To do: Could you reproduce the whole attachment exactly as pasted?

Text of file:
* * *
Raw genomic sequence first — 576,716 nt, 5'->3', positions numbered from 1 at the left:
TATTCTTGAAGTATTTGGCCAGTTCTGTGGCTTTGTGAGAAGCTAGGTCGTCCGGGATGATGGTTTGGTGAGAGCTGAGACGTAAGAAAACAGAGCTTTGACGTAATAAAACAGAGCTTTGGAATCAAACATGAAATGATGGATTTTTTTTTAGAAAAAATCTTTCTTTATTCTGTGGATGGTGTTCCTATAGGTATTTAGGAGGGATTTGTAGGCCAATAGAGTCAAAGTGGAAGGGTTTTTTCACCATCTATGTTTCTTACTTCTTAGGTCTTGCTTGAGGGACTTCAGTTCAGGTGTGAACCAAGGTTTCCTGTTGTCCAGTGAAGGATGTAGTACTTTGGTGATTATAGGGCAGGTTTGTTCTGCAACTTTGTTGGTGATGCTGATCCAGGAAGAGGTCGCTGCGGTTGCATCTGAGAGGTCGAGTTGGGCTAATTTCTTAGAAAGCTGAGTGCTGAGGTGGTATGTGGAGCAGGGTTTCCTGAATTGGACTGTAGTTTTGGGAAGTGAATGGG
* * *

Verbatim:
Raw genomic sequence first — 576,716 nt, 5'->3', positions numbered from 1 at the left:
TATTCTTGAAGTATTTGGCCAGTTCTGTGGCTTTGTGAGAAGCTAGGTCGTCCGGGATGATGGTTTGGTGAGAGCTGAGACGTAAGAAAACAGAGCTTTGACGTAATAAAACAGAGCTTTGGAATCAAACATGAAATGATGGATTTTTTTTTAGAAAAAATCTTTCTTTATTCTGTGGATGGTGTTCCTATAGGTATTTAGGAGGGATTTGTAGGCCAATAGAGTCAAAGTGGAAGGGTTTTTTCACCATCTATGTTTCTTACTTCTTAGGTCTTGCTTGAGGGACTTCAGTTCAGGTGTGAACCAAGGTTTCCTGTTGTCCAGTGAAGGATGTAGTACTTTGGTGATTATAGGGCAGGTTTGTTCTGCAACTTTGTTGGTGATGCTGATCCAGGAAGAGGTCGCTGCGGTTGCATCTGAGAGGTCGAGTTGGGCTAATTTCTTAGAAAGCTGAGTGCTGAGGTGGTATGTGGAGCAGGGTTTCCTGAATTGGACTGTAGTTTTGGGAAGTGAATGGG